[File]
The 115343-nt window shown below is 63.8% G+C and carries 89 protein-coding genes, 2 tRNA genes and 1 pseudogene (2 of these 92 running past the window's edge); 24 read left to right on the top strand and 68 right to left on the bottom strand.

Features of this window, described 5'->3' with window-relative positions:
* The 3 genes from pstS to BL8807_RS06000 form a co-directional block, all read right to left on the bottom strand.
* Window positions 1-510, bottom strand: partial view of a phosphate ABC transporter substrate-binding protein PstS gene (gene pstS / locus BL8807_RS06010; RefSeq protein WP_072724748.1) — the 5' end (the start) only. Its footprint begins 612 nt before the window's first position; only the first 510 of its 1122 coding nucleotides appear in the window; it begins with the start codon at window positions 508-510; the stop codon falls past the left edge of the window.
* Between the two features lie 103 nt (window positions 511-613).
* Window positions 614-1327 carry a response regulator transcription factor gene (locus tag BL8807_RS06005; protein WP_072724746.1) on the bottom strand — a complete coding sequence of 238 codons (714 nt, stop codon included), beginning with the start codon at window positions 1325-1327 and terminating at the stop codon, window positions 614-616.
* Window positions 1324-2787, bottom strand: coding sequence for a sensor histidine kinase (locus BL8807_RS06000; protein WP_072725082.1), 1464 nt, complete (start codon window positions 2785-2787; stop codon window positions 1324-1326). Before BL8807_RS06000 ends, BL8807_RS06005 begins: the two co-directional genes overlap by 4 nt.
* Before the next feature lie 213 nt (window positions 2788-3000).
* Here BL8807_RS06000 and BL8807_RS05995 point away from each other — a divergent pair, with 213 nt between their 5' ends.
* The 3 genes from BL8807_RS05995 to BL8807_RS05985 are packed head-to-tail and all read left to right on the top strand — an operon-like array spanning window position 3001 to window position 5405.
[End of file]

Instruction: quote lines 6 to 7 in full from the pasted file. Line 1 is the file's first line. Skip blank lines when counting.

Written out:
* Window positions 614-1327 carry a response regulator transcription factor gene (locus tag BL8807_RS06005; protein WP_072724746.1) on the bottom strand — a complete coding sequence of 238 codons (714 nt, stop codon included), beginning with the start codon at window positions 1325-1327 and terminating at the stop codon, window positions 614-616.
* Window positions 1324-2787, bottom strand: coding sequence for a sensor histidine kinase (locus BL8807_RS06000; protein WP_072725082.1), 1464 nt, complete (start codon window positions 2785-2787; stop codon window positions 1324-1326). Before BL8807_RS06000 ends, BL8807_RS06005 begins: the two co-directional genes overlap by 4 nt.